Think Like a Man: box-office bonanza
Gail Choice | 4/25/2012, 5 p.m.
According to the Hollywood Reporter (THR) "Think Like a Man" scored one of the best openings in recent memory for an African American-themed film in debuting at $33 million.
Futhermore, "Think Like a Man," adapted from Steve Harvey's best-selling advice book, "Act Like a Lady, Think Like a Man," gets bragging rights to being the film to topple Lionsgate's blockbuster "The Hunger Games"--which has now grossed $357 million domestically--from it's No. 1 perch.
The film stars Gabrielle Union, Taraji P. Henson, Michael Ealy, Jerry Ferrara, Meagan Good, Regina Hall and Kevin Hart, and is about four men whose love lives are disrupted when their partners begin using advice from Harvey's book.
Statistics reports that males turned out in force, making up 63 percent of the audience. "Think Like a Man" skewed older, with 62 percent older than 30.
It's a relationship movie, and we're all trying to figure things out, and if we see any part of our lives reflected in the movie, we either breathe a sigh of relief, thinking, "Well, I'm not so weird, or off base," or we hide our heads in shame. Whatever the case may be, we want to see how the opposite sex handles the various situations that crop up in relationships. This topic is a recipe for success. And what a great cast to make the point.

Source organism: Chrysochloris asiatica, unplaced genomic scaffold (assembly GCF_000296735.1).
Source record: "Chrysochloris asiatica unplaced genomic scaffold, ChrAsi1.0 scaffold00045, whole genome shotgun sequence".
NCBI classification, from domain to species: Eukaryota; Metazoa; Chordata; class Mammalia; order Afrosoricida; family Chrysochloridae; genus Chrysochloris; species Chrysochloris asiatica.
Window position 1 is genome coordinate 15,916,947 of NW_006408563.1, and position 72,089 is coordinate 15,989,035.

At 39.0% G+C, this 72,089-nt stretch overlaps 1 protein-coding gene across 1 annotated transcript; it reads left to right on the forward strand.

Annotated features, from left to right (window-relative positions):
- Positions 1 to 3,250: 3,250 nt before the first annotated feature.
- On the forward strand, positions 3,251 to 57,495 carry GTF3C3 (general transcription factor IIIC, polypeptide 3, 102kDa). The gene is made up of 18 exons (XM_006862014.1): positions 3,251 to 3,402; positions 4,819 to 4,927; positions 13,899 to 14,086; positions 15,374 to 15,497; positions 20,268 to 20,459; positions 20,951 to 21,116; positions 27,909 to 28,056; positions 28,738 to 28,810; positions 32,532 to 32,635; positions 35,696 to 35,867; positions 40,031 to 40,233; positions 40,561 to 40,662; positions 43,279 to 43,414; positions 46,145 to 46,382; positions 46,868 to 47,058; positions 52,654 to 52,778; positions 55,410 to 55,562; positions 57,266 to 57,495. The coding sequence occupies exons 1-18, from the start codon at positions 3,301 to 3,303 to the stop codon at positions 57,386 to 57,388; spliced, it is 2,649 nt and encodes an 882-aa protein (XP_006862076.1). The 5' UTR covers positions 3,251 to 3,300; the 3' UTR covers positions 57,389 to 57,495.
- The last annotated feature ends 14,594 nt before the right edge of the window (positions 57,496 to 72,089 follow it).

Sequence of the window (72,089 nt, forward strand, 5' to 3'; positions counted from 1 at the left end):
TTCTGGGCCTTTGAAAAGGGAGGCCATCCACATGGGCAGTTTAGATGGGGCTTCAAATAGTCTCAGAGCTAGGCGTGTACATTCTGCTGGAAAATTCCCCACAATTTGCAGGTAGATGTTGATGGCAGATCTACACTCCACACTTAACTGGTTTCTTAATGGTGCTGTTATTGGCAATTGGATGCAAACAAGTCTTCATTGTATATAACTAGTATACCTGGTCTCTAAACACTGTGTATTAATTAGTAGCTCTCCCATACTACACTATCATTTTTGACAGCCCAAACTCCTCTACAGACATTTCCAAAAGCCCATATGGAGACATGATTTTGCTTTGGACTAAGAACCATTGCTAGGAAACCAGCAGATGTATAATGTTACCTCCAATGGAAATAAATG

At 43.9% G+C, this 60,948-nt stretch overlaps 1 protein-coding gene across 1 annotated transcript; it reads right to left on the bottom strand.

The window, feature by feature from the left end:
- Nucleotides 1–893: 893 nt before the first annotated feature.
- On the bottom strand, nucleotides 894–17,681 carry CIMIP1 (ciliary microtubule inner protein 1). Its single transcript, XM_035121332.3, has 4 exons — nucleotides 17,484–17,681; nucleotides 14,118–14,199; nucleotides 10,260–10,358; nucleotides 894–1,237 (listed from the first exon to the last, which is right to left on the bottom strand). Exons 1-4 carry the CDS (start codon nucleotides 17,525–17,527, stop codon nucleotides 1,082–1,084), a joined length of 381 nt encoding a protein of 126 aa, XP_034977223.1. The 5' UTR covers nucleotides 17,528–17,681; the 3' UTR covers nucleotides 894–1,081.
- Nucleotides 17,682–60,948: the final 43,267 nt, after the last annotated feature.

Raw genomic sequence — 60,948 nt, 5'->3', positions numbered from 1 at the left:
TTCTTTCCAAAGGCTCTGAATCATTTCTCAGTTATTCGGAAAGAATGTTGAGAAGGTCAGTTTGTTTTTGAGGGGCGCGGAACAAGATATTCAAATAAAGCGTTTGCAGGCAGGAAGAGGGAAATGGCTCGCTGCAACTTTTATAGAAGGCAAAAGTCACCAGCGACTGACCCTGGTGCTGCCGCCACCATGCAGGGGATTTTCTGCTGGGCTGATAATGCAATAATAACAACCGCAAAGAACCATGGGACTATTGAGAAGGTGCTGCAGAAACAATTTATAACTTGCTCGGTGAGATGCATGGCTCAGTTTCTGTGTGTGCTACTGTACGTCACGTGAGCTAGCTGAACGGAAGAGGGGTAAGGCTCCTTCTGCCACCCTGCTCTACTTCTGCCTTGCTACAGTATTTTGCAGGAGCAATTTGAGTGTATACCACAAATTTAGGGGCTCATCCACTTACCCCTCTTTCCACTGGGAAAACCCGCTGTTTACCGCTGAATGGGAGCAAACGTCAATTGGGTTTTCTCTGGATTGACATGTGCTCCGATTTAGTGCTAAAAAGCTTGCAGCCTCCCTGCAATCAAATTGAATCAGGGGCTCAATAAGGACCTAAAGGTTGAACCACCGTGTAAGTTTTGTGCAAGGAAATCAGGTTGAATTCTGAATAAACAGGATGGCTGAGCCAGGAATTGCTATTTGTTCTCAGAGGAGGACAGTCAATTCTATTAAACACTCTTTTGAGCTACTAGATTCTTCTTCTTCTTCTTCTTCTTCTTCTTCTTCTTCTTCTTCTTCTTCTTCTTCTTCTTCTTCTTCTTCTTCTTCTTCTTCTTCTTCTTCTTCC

Critics rushed to compare "Think Like a Man's" box-office bingo to Tyler Perry films. Perry's latest film, "Good Deeds," pulled in $15.6 million in its debut. However, a number of Perry's films debuted at $25 million . . . And "Madea Goes to Jail" brought in $41 million on its opening weekend.
Perry, in a recent email had this to say about the film: "Steve Harvey has a movie opening today called, 'Think Like a Man.' I went to the premiere about a week ago, and it's hilarious. Hope you're planning to go see it. It's so important that we all win!"
Get out if you can. Kevin Hart is hysterical in this film. Keep an eye on him. That kid is going to be huge.
The big question is did non-Blacks also attend this film? Those box-office stats are not in yet, but Harvey's presence on TV and radio has drawn a cross-over appeal, especially TV's "Family Feud," which targets all racial groups. And remember his book got a big push on "The Oprah Winfrey Show" when he sat down and talked to her about why he wrote it, and what men might think of him after their "trade secrets" were put out in the open.
There are a number of African American-themed movies in production, but not on the studio level. These films suffer because there is little money to dedicate to publicity and promotion, which Sony poured into hyping "Think Like a Man." Although the reviews for this movie were mixed, it clearly didn't stop folks from seeing the movie for themselves, proving that everyone doesn't have to love a film to make it a success.
Hollywood is stunned that an African American-themed movie was the first film in four weeks to topple "The Hunger Games," leaving a number of Black critics hoping that the industry views the success of this film as an example of what attracts a large audience. And hopefully, as a result, more African American-themed movies will get the greenlight for production. Well, we can only hope.
"Think Like a Man" is in theaters now.
Gail can be reached at firstname.lastname@example.org.